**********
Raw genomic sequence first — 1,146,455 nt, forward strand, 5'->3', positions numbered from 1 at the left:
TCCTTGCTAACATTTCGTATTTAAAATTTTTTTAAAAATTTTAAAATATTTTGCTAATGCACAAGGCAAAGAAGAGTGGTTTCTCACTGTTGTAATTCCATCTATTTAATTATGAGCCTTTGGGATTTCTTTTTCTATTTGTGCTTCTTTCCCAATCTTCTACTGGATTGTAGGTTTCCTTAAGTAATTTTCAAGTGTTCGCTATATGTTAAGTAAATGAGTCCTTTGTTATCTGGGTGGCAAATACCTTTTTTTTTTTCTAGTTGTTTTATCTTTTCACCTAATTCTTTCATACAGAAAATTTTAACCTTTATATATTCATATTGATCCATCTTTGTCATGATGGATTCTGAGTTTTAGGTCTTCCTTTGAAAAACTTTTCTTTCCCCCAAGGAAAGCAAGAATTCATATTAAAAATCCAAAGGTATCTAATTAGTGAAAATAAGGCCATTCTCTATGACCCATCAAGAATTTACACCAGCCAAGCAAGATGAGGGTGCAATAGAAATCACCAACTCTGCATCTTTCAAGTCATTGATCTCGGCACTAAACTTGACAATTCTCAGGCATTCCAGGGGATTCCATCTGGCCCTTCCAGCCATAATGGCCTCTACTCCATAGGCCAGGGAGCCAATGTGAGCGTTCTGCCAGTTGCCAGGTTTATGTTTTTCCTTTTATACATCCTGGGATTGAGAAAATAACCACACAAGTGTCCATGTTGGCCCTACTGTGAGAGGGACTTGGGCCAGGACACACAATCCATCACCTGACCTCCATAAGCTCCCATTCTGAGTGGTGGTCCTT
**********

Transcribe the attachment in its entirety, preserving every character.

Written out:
Raw genomic sequence first — 1,146,455 nt, forward strand, 5'->3', positions numbered from 1 at the left:
TCCTTGCTAACATTTCGTATTTAAAATTTTTTTAAAAATTTTAAAATATTTTGCTAATGCACAAGGCAAAGAAGAGTGGTTTCTCACTGTTGTAATTCCATCTATTTAATTATGAGCCTTTGGGATTTCTTTTTCTATTTGTGCTTCTTTCCCAATCTTCTACTGGATTGTAGGTTTCCTTAAGTAATTTTCAAGTGTTCGCTATATGTTAAGTAAATGAGTCCTTTGTTATCTGGGTGGCAAATACCTTTTTTTTTTTCTAGTTGTTTTATCTTTTCACCTAATTCTTTCATACAGAAAATTTTAACCTTTATATATTCATATTGATCCATCTTTGTCATGATGGATTCTGAGTTTTAGGTCTTCCTTTGAAAAACTTTTCTTTCCCCCAAGGAAAGCAAGAATTCATATTAAAAATCCAAAGGTATCTAATTAGTGAAAATAAGGCCATTCTCTATGACCCATCAAGAATTTACACCAGCCAAGCAAGATGAGGGTGCAATAGAAATCACCAACTCTGCATCTTTCAAGTCATTGATCTCGGCACTAAACTTGACAATTCTCAGGCATTCCAGGGGATTCCATCTGGCCCTTCCAGCCATAATGGCCTCTACTCCATAGGCCAGGGAGCCAATGTGAGCGTTCTGCCAGTTGCCAGGTTTATGTTTTTCCTTTTATACATCCTGGGATTGAGAAAATAACCACACAAGTGTCCATGTTGGCCCTACTGTGAGAGGGACTTGGGCCAGGACACACAATCCATCACCTGACCTCCATAAGCTCCCATTCTGAGTGGTGGTCCTT